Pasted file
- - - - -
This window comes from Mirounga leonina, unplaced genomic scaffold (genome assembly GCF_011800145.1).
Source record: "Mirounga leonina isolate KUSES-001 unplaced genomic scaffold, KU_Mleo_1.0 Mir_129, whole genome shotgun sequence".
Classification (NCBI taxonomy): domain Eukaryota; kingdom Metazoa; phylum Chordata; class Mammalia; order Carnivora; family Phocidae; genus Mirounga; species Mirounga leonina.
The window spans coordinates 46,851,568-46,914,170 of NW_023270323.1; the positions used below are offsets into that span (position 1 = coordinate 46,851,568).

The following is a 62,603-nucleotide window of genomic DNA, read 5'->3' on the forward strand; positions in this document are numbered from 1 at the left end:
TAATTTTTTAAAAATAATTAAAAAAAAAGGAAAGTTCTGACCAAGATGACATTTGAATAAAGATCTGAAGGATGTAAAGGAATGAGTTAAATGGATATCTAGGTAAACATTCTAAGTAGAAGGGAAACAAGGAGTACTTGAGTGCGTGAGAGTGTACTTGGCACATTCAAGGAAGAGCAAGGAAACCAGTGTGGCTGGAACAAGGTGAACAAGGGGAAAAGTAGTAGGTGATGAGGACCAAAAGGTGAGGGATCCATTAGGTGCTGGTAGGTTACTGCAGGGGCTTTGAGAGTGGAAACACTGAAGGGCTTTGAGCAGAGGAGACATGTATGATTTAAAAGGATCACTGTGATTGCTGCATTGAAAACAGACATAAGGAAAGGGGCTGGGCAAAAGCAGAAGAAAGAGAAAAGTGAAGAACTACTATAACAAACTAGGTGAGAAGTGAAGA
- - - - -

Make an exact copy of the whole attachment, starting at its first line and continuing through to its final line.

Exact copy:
This window comes from Mirounga leonina, unplaced genomic scaffold (genome assembly GCF_011800145.1).
Source record: "Mirounga leonina isolate KUSES-001 unplaced genomic scaffold, KU_Mleo_1.0 Mir_129, whole genome shotgun sequence".
Classification (NCBI taxonomy): domain Eukaryota; kingdom Metazoa; phylum Chordata; class Mammalia; order Carnivora; family Phocidae; genus Mirounga; species Mirounga leonina.
The window spans coordinates 46,851,568-46,914,170 of NW_023270323.1; the positions used below are offsets into that span (position 1 = coordinate 46,851,568).

The following is a 62,603-nucleotide window of genomic DNA, read 5'->3' on the forward strand; positions in this document are numbered from 1 at the left end:
TAATTTTTTAAAAATAATTAAAAAAAAAGGAAAGTTCTGACCAAGATGACATTTGAATAAAGATCTGAAGGATGTAAAGGAATGAGTTAAATGGATATCTAGGTAAACATTCTAAGTAGAAGGGAAACAAGGAGTACTTGAGTGCGTGAGAGTGTACTTGGCACATTCAAGGAAGAGCAAGGAAACCAGTGTGGCTGGAACAAGGTGAACAAGGGGAAAAGTAGTAGGTGATGAGGACCAAAAGGTGAGGGATCCATTAGGTGCTGGTAGGTTACTGCAGGGGCTTTGAGAGTGGAAACACTGAAGGGCTTTGAGCAGAGGAGACATGTATGATTTAAAAGGATCACTGTGATTGCTGCATTGAAAACAGACATAAGGAAAGGGGCTGGGCAAAAGCAGAAGAAAGAGAAAAGTGAAGAACTACTATAACAAACTAGGTGAGAAGTGAAGA